Rawls, Cohen, and the Difference Principle: Chris Bertram and Lawrence Solum have been posting on Jerry Cohen's critique of Rawls's difference principle. If you're new to this debate, Adam Swift has a very accessible introduction to the basic arguments toward the end of the equality chapter of his book Political Philosophy. Solum says he doesn't see why Cohen's argument has had such success:

If Cohen were right, everyone who was not in the least advantaged group would be obligated to adopt the welfare (loosely speaking) of the least advantaged as their own goal in life. So long as there was a least advantaged group, no one outside that group would be entitled to their own comprehensive conception of the good. No one could pursue art, music, religion, or building a better Internet as a life plan, unless their action would produce the greatest benefit for the least well off as compared to any alternative course of action.

Solum is objecting here to the moral demandingness of Cohen's conception of justice. Someone sympathetic to Cohen's argument might respond to this criticism by saying that one's interest in pursuing a comprehensive conception of the good is protected by a personal prerogative, or perhaps by the value of liberty. But that this value of liberty, or the prerogative to pursue one's personal interests (defined here expansively in terms of a conception of the good), is in tension with the demands of social justice. Justice requires that we act so as to benefit the worst-off. Yet we recognize that justice isn't the only moral value. A plausible balance of moral values will provide some space for the pursuit of personal interests. The upshot of the argument, however, is that citizens must consider whether deviations from equality-producing activities are justified by their personal pursuits. They cannot avoid making these sorts of difficult judgments by claiming that their every-day decisions are not the proper subject of justice. I take it this is what Cohen means when he says that justice requires a social ethos according to which citizens apply principles of justice even when they are making ordinary decisions about how to lead their daily lives. Does something like this argument make Cohen's critique more plausible?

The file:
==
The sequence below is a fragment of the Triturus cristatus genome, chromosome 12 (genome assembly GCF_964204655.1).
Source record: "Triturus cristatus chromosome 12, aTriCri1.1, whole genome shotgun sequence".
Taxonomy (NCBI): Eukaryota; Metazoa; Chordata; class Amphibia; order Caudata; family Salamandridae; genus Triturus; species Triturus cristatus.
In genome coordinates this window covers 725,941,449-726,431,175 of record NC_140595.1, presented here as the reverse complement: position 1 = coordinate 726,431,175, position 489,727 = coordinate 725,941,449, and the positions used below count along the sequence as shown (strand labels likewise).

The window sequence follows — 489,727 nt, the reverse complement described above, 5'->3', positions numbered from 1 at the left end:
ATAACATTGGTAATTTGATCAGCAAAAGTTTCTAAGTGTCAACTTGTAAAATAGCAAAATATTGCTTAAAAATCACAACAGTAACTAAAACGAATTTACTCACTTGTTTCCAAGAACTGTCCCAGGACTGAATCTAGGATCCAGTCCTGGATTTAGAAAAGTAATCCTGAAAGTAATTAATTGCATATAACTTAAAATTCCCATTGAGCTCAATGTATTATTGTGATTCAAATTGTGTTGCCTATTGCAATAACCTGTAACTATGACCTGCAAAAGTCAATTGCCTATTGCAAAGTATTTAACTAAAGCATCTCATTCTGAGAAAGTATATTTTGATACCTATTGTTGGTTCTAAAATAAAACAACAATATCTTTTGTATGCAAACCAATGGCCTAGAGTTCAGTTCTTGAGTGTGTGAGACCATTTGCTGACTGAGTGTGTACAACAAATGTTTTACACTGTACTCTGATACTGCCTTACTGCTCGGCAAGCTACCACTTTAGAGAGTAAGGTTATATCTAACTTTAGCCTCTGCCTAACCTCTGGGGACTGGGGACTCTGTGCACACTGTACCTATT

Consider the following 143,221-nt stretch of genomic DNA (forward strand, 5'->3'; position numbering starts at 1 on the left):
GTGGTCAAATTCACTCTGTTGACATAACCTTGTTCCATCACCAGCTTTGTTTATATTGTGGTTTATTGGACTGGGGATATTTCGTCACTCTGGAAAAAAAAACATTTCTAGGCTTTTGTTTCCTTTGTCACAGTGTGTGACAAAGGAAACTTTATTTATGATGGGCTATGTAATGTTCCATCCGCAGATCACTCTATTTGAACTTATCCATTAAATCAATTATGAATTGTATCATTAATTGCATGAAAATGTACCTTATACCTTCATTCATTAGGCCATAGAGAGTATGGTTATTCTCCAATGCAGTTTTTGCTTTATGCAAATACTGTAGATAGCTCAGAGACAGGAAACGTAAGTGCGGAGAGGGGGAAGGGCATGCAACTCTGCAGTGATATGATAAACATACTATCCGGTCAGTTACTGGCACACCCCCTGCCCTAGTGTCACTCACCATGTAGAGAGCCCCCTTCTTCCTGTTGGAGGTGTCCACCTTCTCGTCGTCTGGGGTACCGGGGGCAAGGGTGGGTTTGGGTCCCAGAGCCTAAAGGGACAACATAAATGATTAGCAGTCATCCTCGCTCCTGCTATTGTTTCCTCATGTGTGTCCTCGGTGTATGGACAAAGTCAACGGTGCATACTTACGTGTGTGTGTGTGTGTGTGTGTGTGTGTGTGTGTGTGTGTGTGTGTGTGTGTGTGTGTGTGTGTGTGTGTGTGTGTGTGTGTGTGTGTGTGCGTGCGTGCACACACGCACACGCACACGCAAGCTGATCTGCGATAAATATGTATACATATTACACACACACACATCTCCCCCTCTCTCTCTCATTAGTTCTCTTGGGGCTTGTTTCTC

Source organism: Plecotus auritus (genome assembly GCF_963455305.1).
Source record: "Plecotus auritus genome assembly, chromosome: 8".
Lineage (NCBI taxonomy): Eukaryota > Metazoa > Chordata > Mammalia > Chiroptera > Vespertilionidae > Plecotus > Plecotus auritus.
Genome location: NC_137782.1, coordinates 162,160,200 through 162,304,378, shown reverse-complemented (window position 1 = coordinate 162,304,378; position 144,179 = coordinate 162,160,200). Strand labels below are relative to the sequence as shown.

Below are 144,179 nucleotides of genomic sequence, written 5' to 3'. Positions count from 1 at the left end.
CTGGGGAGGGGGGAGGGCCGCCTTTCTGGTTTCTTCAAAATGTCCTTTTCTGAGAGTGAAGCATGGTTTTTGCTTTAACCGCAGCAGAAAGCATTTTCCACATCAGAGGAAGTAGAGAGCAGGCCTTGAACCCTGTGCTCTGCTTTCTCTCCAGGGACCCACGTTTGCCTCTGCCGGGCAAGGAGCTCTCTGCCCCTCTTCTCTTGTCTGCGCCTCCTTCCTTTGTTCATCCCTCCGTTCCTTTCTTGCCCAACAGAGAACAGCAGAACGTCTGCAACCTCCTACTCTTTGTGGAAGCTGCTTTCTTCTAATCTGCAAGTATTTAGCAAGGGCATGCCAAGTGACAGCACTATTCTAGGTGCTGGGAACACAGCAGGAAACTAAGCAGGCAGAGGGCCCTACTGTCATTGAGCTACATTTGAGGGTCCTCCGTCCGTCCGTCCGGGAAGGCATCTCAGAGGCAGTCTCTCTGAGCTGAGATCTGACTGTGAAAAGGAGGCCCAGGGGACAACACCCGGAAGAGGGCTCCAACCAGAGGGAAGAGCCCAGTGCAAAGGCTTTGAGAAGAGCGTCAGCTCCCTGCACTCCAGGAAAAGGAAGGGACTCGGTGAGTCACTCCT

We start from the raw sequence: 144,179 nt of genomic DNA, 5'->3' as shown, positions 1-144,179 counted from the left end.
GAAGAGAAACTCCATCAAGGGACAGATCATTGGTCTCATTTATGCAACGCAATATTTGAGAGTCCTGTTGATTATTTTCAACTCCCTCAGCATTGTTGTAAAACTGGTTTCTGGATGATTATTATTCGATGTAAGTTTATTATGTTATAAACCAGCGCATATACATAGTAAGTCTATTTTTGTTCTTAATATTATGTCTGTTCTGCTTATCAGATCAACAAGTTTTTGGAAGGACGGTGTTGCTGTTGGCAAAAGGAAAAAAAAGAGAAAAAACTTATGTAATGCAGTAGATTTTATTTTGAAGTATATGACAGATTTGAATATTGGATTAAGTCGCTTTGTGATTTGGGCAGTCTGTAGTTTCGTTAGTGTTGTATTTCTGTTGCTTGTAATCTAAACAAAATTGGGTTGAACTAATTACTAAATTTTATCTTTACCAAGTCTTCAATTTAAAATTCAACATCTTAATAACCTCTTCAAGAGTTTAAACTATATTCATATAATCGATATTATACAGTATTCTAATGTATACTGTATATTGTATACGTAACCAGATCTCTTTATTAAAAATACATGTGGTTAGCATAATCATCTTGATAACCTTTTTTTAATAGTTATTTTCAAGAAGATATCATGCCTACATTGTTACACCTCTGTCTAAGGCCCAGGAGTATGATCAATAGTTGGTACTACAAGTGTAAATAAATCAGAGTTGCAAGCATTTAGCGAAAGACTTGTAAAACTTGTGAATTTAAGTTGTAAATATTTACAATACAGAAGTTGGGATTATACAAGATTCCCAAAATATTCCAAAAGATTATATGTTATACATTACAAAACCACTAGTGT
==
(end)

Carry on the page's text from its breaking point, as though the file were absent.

Rawlsians are clearly exercised by Cohen's critique. Josh Cohen, Thomas Pogge, Andrew Williams, David Estlund (who develops a criticism of Cohen based on personal prerogatives in his article on "Liberalism, Equality and Fraternity in Cohen's Critique of Rawls," Journal of Political Philosophy (1998)), and others have written some compelling responses, but I think this debate is just getting under way. Lots more ink will be spilled on it before people are satisfied that the major issues have been clarified--which is as much a testimony to the depth and complexity of Rawls's theory as it is to Cohen's criticism of it.

I wish I had time to say more about this. I'll be blogging more lightly this week than last (which was sort of a mad rush out of the gates). Work is finally catching up with me . . .

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